I find my children sorting all the time, especially at the table.
After preparing a nice fruit salad for my daughters, one of my
two-year-olds separates all the different fruits (heaven forbid the
foods touch!) into tidy rows . She is two and a half, and is enjoying
the order of life. I made many materials for sorting to tickle this
need within my tot. Big sister, age four, enjoys more complicated
versions of this, including sorting objects using a tool and sorting
objects by their initial sound.
The act of sorting is a tool for classification of the child’s
environment. Sorting fosters the ability to discriminate or
differentiate size, color, shape or concept. It is simply matching,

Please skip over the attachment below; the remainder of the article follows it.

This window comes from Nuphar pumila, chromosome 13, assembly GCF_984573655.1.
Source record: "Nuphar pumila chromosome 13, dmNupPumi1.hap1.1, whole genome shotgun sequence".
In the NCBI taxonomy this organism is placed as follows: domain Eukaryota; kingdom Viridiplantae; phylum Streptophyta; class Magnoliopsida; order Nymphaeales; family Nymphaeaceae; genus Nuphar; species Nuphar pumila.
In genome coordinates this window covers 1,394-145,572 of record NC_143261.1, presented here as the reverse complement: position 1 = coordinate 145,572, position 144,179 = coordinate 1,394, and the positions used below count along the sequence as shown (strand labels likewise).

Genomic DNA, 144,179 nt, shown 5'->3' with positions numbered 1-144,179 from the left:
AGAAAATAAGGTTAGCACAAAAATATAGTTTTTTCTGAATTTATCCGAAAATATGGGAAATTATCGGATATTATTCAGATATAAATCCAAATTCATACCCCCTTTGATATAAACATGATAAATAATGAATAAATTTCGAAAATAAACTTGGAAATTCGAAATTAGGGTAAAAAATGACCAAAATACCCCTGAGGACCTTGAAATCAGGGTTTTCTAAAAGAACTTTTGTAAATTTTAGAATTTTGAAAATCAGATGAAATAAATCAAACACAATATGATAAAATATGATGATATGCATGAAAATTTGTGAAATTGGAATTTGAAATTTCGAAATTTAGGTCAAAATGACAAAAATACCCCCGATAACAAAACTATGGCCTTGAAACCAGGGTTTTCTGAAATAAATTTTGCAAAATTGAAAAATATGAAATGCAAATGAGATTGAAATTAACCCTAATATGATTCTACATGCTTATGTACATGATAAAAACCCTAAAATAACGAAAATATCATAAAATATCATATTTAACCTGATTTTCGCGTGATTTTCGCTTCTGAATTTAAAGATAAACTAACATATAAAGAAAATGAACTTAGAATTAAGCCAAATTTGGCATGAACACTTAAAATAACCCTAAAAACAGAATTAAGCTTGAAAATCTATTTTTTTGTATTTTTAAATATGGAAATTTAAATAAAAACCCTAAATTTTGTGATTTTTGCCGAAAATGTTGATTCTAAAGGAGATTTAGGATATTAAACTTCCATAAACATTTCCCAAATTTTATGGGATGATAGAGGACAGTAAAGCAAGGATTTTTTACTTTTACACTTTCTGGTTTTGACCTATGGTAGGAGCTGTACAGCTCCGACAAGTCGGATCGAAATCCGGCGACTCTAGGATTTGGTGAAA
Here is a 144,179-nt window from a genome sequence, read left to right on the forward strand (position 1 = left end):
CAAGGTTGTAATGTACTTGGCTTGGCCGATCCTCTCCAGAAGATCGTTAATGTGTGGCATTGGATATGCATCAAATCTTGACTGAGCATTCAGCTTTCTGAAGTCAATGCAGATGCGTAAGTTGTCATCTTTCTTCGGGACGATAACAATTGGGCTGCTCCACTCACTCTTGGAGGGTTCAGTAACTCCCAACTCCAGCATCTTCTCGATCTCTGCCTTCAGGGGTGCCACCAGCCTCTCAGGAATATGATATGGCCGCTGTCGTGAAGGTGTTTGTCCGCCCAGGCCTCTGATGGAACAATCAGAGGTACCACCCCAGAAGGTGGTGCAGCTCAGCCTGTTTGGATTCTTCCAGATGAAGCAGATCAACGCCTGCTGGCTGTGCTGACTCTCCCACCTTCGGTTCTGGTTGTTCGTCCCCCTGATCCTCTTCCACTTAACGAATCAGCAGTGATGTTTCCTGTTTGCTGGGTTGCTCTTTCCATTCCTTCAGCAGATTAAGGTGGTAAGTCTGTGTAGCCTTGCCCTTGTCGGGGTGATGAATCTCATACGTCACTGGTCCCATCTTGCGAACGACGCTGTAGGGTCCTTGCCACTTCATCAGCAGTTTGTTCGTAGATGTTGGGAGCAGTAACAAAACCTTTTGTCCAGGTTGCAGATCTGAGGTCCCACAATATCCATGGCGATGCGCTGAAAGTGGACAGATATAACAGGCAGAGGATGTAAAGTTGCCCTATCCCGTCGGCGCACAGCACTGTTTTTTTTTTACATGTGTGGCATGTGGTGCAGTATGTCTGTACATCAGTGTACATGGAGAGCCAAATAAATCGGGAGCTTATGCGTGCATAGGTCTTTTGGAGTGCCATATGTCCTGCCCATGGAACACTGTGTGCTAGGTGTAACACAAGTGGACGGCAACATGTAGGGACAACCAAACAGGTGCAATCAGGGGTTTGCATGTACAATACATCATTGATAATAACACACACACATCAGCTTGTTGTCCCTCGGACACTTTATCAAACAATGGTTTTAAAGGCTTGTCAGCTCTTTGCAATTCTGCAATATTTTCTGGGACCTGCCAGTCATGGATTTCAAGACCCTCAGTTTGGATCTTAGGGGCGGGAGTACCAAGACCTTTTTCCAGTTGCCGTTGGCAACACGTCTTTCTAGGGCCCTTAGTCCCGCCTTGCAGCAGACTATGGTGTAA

with more than one match for each. To help a child self-correct and
work independently with sorting, I try to provide the same amount of
each item or concept so that the child can see if one is out of place.
Try to begin with objects with great contrast and work towards the
objects or ideas that are more similar. If you want to sort and count
each collection, it’s fun to put numbers next to each. In Montessori
we call sorting and counting making sets. Here is a step-by-step
lesson for sorting:
* Using a basket or container with smaller compartments, place the
first object in one of the smaller compartments.
* Choose the second object and compare it to the first.
* If it matches, place it in with the first object.
* If it does not match, place it in a different small compartment.
* Continue on this way until all smaller compartments have a
different type of object and the large container has no more.
Happy Sorting! Happy Valentine’s Day (you can sort Valentines!)